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dc.contributor.authorRoss, Lynda J
dc.contributor.authorCapra, Sandra
dc.contributor.authorBaguley, Brenton
dc.contributor.authorSinclair, Kate
dc.contributor.authorMunro, Kate
dc.contributor.authorLewindon, Peter
dc.contributor.authorLavin, Martin
dc.date.accessioned2019-03-29T03:20:43Z
dc.date.available2019-03-29T03:20:43Z
dc.date.issued2015
dc.identifier.issn1034-4810
dc.identifier.doi10.1111/jpc.12828
dc.identifier.urihttp://hdl.handle.net/10072/171697
dc.description.abstractAim: Ataxia‐telangiectasia (A‐T) is a rare genomic syndrome resulting in severe disability. Chronic childhood disorders can profoundly influence growth and development. Nutrition‐related issues in A‐T are not well described, and there are no nutritional guidelines. This study investigated the nutrition‐related characteristics and behaviours of Australian A‐T patients attending a national clinic. Methods: A cross‐sectional analysis of 13 A‐T patients (nine females; aged: 4–23 years): nutritional status was assessed by anthropometric and body cell mass (BCM) calculations. Parents reported their child's diet history and physical and behavioural factors that affect nutrition including fatigue and need for assistance. Results: Ten (77%) had short stature (height for age z scores <−1), and seven (54%) were underweight for height (weight/height z scores <−1). Significant malnutrition (BCM z scores <−2) was detected in nine (69%) including the one adult who was severely malnourished. Malnutrition increased significantly with age (BCM for height z scores and age, r = −0.937, P < 0.001). Eight (62%) patients ate poorly compared with estimated energy requirement for weight. Poor diet quality was characterised by high fat and sugar choices. Parents reported significant nutritional barriers as chronic tiredness and the need for care giver assistance with meals. Conclusions: This study confirms profound malnutrition in Australian A‐T patients. Poor intakes and diet quality suggest the need for early nutrition intervention. Ongoing support for families and early discussions on tube feeding are required to address changing needs in childhood and likely nutritional decline into adulthood. A prospective study is required to assess feasibility and effectiveness of nutrition interventions in young people with A‐T.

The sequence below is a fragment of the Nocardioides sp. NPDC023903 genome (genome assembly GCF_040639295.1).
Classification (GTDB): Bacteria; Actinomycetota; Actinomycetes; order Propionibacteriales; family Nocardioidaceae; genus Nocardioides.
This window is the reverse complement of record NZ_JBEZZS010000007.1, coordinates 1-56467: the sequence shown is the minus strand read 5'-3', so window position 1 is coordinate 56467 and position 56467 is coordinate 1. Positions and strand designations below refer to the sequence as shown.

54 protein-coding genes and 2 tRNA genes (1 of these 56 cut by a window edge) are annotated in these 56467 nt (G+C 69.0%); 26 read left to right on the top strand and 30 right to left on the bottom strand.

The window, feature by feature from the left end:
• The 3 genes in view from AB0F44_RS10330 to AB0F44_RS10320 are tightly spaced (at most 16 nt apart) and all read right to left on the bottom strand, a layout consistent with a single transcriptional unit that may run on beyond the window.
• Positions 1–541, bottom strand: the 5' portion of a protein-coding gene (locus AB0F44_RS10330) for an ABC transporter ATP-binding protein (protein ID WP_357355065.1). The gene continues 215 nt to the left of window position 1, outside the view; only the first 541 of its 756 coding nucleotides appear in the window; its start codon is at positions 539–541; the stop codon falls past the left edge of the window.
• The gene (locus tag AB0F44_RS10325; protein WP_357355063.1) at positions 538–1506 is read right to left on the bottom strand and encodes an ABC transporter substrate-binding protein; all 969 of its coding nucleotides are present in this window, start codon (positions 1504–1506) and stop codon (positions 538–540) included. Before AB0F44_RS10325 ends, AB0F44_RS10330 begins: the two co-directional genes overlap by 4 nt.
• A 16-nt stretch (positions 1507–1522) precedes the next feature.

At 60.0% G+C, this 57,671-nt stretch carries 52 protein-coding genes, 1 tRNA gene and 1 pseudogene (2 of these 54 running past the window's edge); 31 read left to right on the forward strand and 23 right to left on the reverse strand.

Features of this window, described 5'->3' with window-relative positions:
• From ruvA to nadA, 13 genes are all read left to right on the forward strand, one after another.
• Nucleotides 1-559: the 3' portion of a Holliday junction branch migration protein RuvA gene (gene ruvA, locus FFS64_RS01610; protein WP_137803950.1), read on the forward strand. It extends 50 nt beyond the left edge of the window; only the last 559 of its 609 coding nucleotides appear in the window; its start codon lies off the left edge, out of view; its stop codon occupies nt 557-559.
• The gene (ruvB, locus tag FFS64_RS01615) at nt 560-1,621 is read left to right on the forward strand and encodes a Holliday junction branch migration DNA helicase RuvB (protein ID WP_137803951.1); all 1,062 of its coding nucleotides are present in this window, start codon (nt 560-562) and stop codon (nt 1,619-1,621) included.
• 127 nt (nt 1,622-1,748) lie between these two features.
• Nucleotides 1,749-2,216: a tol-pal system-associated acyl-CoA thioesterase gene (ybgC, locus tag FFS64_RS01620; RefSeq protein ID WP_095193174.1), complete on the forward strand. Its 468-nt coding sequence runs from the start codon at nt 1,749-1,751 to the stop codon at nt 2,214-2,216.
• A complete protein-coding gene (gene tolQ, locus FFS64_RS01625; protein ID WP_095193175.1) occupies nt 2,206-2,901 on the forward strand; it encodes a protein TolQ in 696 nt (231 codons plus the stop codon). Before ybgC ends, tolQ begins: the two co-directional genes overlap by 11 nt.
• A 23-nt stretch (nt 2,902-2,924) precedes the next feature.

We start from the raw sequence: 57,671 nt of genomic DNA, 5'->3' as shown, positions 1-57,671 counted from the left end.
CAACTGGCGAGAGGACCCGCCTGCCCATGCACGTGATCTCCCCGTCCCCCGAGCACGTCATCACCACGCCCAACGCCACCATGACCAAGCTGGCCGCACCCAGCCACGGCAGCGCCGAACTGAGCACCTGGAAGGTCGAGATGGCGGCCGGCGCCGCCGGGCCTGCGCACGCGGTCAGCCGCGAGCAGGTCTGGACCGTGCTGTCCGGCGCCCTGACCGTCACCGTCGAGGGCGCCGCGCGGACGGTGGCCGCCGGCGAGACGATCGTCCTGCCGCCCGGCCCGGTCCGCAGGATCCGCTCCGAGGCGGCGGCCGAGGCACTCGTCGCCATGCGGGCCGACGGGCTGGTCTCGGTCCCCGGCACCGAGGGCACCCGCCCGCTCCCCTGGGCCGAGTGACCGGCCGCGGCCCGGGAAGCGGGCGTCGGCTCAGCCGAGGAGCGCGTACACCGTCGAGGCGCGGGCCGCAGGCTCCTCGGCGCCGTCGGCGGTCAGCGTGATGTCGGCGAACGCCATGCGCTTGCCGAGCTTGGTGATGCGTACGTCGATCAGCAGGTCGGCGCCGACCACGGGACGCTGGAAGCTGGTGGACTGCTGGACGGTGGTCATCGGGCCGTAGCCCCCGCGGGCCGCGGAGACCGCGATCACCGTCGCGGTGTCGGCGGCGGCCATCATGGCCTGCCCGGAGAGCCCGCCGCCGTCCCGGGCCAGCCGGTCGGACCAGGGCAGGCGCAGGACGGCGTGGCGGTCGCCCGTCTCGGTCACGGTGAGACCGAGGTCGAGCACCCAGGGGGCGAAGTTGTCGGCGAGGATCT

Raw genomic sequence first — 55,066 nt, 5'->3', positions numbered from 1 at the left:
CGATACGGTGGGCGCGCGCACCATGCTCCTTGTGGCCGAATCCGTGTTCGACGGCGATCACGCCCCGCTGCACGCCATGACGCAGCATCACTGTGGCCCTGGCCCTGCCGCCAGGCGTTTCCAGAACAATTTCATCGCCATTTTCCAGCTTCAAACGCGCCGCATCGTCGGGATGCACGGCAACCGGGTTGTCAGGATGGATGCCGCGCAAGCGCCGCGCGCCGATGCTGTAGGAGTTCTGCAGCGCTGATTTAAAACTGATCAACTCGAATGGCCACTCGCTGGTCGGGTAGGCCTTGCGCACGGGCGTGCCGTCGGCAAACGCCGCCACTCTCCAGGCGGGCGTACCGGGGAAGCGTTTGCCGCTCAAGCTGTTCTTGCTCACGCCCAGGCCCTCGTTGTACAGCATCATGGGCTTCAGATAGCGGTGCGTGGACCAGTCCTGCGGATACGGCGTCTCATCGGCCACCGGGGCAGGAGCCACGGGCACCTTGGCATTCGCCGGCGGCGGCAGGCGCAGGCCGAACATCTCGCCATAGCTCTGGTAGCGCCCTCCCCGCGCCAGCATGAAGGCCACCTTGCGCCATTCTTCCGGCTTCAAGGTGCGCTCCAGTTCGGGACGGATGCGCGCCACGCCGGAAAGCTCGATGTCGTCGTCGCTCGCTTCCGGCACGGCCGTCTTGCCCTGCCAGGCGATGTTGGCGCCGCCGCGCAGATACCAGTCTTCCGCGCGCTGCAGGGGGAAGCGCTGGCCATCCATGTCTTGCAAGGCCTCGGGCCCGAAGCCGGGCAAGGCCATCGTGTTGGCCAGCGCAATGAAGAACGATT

dc.description.peerreviewedYes
dc.languageEnglish
dc.publisherWiley-Blackwell Publishing
dc.relation.ispartofpagefrom802
dc.relation.ispartofpageto807
dc.relation.ispartofissue8
dc.relation.ispartofjournalJournal of Paediatrics and Child Health
dc.relation.ispartofvolume51
dc.subject.fieldofresearchNutrition and Dietetics not elsewhere classified
dc.subject.fieldofresearchPaediatrics and Reproductive Medicine
dc.subject.fieldofresearchcode111199
dc.subject.fieldofresearchcode1114
dc.titleNutritional status of patients with Ataxia-Telangiectasia: A case for early and ongoing nutrition support and intervention
dc.typeJournal article
dc.type.descriptionC1 - Articles
dc.type.codeC - Journal Articles
dc.description.versionPost-print
gro.rights.copyright© 2015 Paediatrics and Child Health Division (Royal Australasian College of Physicians). This is the peer reviewed version of the following article: Nutritional status of patients with ataxia‐telangiectasia: A case for early and ongoing nutrition support and intervention, Journal of Paediatrics and Child Health, Volume51, Issue8, August 2015, Pages 802-807, which has been published in final form at https://doi.org/10.1111/jpc.12828. This article may be used for non-commercial purposes in accordance with Wiley Terms and Conditions for Self-Archiving (http://olabout.wiley.com/WileyCDA/Section/id-828039.html)
gro.hasfulltextFull Text
gro.griffith.authorRoss, Lynda J.


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